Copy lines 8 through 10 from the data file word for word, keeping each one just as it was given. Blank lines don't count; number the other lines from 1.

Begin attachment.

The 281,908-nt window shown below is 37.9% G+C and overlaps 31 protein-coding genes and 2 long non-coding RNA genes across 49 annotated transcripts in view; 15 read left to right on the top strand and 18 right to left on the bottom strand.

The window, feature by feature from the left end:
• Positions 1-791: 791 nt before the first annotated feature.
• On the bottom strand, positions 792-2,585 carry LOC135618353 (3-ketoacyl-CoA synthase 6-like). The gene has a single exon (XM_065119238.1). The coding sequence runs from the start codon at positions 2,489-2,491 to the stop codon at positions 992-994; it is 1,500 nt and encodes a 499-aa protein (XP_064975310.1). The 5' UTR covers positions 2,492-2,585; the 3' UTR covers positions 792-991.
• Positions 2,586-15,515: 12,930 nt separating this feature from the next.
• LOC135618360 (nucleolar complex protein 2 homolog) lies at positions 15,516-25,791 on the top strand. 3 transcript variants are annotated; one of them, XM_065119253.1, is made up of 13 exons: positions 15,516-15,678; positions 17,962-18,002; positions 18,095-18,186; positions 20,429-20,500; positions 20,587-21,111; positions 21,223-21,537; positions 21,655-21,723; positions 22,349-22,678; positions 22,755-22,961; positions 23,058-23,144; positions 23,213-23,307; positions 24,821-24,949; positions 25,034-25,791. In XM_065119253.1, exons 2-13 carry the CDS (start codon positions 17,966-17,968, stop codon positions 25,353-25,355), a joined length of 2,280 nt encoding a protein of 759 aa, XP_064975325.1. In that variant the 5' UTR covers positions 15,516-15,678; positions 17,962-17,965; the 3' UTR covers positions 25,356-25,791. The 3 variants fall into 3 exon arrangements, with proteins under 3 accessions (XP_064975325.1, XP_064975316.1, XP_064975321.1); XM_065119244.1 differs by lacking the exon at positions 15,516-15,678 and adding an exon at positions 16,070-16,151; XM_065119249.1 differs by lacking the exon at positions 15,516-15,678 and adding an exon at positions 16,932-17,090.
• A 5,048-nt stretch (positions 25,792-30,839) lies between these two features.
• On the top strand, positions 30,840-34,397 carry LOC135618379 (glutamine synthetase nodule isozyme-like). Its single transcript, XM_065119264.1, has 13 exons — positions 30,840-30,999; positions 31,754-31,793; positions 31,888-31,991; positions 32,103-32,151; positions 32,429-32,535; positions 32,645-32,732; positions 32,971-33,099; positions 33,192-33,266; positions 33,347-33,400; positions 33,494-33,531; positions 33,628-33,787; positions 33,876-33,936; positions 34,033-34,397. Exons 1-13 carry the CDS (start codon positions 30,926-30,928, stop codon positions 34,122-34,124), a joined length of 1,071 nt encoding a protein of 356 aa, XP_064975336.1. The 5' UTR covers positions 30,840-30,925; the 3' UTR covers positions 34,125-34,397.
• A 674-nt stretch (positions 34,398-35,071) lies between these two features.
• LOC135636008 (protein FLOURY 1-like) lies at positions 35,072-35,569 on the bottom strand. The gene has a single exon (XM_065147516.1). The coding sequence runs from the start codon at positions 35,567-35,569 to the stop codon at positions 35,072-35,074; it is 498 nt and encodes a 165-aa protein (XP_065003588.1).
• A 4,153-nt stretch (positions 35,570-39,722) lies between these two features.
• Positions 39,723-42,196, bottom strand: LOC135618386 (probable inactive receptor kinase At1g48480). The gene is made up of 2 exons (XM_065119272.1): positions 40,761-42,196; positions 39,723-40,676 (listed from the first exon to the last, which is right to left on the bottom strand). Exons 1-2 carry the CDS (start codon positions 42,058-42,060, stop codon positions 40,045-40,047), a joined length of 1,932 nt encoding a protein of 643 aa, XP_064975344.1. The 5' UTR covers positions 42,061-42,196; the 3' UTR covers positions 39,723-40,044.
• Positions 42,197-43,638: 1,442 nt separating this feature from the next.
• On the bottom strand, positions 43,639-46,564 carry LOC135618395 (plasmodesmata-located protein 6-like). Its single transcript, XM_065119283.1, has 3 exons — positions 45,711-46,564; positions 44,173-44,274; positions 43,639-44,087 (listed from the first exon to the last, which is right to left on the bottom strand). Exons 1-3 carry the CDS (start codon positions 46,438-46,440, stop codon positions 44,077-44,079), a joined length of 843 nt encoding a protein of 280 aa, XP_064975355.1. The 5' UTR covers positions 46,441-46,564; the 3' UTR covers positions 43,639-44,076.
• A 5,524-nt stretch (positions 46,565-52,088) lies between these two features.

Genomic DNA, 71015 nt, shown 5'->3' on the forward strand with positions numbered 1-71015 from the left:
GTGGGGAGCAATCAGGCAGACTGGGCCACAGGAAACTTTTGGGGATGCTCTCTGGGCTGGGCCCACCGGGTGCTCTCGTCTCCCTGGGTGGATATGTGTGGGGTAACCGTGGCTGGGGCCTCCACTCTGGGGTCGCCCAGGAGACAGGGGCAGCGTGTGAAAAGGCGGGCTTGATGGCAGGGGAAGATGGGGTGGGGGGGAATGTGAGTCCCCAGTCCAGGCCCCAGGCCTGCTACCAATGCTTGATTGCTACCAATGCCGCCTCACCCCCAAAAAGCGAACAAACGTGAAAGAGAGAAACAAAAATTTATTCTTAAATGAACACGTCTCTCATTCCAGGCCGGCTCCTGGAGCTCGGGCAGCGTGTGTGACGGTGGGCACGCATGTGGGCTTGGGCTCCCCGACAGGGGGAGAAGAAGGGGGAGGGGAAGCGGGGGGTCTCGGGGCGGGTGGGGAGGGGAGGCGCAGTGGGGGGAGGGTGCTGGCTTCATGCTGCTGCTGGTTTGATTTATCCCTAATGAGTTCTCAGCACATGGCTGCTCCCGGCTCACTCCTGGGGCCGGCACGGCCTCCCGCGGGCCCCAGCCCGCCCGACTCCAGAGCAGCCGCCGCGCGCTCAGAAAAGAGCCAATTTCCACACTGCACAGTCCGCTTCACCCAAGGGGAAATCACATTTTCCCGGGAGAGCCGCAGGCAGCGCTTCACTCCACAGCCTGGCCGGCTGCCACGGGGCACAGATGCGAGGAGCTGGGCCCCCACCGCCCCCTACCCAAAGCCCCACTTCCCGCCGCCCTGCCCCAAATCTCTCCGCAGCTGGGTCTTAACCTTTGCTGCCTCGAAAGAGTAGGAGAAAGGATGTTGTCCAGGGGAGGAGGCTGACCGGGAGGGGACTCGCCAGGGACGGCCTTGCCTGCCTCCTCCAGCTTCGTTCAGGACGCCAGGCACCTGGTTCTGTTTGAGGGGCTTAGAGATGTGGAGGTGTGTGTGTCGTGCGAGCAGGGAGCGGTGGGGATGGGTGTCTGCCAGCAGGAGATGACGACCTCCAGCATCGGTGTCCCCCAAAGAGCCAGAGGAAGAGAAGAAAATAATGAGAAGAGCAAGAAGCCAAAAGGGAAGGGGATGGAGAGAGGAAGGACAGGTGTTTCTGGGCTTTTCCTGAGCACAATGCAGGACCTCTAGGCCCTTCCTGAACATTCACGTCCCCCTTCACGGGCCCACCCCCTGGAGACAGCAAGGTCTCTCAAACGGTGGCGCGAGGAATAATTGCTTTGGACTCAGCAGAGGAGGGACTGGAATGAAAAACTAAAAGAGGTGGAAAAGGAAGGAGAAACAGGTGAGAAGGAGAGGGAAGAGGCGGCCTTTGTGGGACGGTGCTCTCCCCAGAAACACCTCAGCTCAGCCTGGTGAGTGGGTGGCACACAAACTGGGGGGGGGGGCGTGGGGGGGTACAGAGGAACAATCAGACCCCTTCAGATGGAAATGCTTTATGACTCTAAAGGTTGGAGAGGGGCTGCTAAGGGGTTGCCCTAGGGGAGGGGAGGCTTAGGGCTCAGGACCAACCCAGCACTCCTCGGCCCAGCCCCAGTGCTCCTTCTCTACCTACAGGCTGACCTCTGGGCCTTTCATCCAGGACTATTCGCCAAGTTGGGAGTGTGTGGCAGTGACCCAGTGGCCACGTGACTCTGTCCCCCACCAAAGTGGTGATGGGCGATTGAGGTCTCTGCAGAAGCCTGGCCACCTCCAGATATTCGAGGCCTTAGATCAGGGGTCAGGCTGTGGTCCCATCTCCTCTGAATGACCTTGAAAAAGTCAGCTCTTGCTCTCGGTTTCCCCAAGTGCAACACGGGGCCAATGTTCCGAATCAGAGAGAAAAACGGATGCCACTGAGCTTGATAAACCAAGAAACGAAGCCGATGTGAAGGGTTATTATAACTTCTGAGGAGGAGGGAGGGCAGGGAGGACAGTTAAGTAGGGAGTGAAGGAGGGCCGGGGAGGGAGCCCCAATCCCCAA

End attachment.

• On the top strand, positions 30,840-34,397 carry LOC135618379 (glutamine synthetase nodule isozyme-like). Its single transcript, XM_065119264.1, has 13 exons — positions 30,840-30,999; positions 31,754-31,793; positions 31,888-31,991; positions 32,103-32,151; positions 32,429-32,535; positions 32,645-32,732; positions 32,971-33,099; positions 33,192-33,266; positions 33,347-33,400; positions 33,494-33,531; positions 33,628-33,787; positions 33,876-33,936; positions 34,033-34,397. Exons 1-13 carry the CDS (start codon positions 30,926-30,928, stop codon positions 34,122-34,124), a joined length of 1,071 nt encoding a protein of 356 aa, XP_064975336.1. The 5' UTR covers positions 30,840-30,925; the 3' UTR covers positions 34,125-34,397.
• A 674-nt stretch (positions 34,398-35,071) lies between these two features.
• LOC135636008 (protein FLOURY 1-like) lies at positions 35,072-35,569 on the bottom strand. The gene has a single exon (XM_065147516.1). The coding sequence runs from the start codon at positions 35,567-35,569 to the stop codon at positions 35,072-35,074; it is 498 nt and encodes a 165-aa protein (XP_065003588.1).